When it comes to change-making, I tend to be the person you’ll find wielding a shovel, either literally or figuratively. Although I spend plenty of time talking in meetings, I feel happiest when I’m out there getting things done. With that shovel in hand, you can really see progress.
I tire quickly of environmental and social change books where 80% of the book convinces you of today’s problems and how bad they are, with only the final skimpy chapter telling you what you might do about it. I’m also tired of books that present theoretical and inaccessible “solutions”—things that have never been tried before, never been achieved before anywhere on the planet. Give me my shovel; I need something tangible to work with.
Economics isn’t necessarily like that. There is plenty of economic change-making that has to take place in meeting rooms and only a limited amount that is tangible and can be attacked with a shovel. But in this booklet I have tried my best to point the way toward the corners where the “shovels” and “pickaxes” are stashed, for those who are eager to get down to work.
A few of these things can be done alone or with a single family. But almost all of them need to be done at a community level, because that’s where ECONOMICS takes place: it all boils down to transactions between people.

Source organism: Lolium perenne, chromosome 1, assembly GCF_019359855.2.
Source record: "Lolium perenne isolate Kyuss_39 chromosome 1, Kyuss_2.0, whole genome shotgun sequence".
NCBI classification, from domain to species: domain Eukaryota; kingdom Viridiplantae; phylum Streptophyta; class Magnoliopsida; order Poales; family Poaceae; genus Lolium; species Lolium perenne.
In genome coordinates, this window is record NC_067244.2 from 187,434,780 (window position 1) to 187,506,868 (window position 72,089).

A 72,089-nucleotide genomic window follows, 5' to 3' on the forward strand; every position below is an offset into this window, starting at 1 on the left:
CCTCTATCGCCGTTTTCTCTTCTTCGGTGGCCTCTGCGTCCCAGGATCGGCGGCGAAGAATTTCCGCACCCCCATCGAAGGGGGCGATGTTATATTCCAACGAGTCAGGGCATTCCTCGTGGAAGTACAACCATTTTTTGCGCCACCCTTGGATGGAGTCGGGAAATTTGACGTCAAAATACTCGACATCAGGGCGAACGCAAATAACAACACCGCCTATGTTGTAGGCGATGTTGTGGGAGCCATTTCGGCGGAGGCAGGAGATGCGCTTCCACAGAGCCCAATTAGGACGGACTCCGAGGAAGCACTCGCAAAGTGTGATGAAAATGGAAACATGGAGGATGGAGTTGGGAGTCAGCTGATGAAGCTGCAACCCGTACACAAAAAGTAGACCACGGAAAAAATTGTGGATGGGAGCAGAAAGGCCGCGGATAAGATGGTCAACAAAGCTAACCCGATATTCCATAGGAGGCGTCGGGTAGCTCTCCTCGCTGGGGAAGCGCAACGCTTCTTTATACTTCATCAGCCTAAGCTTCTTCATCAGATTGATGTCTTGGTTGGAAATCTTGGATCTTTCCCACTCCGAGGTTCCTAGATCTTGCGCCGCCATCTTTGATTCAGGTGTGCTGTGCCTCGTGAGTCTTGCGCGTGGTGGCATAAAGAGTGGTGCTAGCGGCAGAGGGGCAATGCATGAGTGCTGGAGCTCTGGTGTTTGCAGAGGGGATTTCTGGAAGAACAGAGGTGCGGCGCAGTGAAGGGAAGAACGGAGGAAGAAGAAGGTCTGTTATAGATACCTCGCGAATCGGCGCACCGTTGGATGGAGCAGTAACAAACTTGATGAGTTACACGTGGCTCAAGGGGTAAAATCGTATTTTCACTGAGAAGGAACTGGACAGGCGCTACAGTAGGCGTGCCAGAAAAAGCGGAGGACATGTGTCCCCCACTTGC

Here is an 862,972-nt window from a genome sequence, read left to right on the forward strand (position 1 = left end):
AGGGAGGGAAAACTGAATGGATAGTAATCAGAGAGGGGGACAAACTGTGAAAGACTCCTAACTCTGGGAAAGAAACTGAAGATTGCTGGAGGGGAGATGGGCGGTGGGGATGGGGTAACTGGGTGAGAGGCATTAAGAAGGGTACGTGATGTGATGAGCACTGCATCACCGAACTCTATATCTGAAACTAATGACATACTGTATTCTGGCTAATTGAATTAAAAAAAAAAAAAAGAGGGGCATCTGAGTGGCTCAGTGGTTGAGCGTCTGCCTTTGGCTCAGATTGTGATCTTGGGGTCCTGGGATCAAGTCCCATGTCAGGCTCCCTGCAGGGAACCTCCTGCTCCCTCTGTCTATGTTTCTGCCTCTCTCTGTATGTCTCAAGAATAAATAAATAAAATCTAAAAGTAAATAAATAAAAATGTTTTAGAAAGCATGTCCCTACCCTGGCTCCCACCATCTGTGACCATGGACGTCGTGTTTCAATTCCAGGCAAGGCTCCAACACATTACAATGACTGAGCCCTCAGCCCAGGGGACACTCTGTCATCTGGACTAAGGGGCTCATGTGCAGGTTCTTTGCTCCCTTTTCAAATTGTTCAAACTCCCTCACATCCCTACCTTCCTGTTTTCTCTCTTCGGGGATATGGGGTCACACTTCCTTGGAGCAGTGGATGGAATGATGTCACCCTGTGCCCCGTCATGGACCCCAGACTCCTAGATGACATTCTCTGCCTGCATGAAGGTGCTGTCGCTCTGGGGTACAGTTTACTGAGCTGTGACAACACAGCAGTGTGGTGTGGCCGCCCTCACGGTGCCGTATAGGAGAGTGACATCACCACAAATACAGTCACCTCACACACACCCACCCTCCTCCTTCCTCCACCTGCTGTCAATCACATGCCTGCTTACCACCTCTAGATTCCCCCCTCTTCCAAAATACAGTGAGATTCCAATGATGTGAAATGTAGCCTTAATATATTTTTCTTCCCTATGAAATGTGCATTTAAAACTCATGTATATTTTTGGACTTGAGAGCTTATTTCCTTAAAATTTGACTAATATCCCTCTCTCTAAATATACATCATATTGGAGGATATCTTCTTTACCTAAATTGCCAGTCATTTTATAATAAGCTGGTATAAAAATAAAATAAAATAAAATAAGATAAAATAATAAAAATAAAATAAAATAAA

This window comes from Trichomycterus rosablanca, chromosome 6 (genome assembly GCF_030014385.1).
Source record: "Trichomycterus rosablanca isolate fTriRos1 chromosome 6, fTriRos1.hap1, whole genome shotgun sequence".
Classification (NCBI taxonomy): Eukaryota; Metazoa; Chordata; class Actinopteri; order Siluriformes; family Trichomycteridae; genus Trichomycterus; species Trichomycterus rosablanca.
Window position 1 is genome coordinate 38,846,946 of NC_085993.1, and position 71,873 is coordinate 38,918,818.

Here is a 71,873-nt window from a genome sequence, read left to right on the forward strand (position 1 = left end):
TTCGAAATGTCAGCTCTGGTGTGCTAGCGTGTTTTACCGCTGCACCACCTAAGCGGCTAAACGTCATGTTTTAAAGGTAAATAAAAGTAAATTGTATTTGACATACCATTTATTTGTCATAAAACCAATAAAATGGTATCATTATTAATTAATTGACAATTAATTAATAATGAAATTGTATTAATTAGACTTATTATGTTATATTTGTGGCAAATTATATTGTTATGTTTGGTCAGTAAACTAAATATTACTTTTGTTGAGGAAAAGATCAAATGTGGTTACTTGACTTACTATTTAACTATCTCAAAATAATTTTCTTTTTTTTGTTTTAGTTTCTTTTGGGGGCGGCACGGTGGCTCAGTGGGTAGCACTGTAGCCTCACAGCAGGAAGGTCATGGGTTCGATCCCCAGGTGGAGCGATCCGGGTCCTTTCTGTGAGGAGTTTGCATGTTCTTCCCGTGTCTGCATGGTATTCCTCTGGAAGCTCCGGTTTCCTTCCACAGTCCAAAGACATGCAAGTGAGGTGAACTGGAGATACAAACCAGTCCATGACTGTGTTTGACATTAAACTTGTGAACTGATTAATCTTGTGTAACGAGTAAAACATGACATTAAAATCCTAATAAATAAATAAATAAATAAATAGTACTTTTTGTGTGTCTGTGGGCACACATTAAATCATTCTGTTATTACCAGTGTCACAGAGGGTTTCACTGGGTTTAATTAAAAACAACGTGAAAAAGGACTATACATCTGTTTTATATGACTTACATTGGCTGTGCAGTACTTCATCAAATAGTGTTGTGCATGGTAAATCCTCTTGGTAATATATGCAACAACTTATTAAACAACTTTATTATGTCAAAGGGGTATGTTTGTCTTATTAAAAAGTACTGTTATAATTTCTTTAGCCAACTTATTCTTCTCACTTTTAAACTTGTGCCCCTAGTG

Part I of this booklet explains the problems, because we shovel‑wielders really should understand what we are working with in order to begin to solve it. Part II critiques what several economic theorists see as possible routes forward for the “big picture” economy.
But the central question of this booklet is what we can do at the grassroots level. Part III (approximately 70% of the booklet) offers a panorama of concrete and practical examples, ideas, and resources for building local economic resilience. If you’re a really hard-core shovel‑wielder, go ahead and skip to [page reference] and begin there.
Part III begins, not with some utopian fantasy of where we could be in the distant future, but with where we are right now: surrounded by a crumbling economy, saddled with rent to pay and children to feed. What can we do to survive?
The idea of resilience comes from the study of ecology. It’s really about how systems, settlements, withstand shock from the outside ... that they don’t just unravel, and fall to pieces. ... It’s about building modularity into what we do, building surge breakers into how we organize the basic things that support us.
-- Rob Hopkins, 2009 TED talk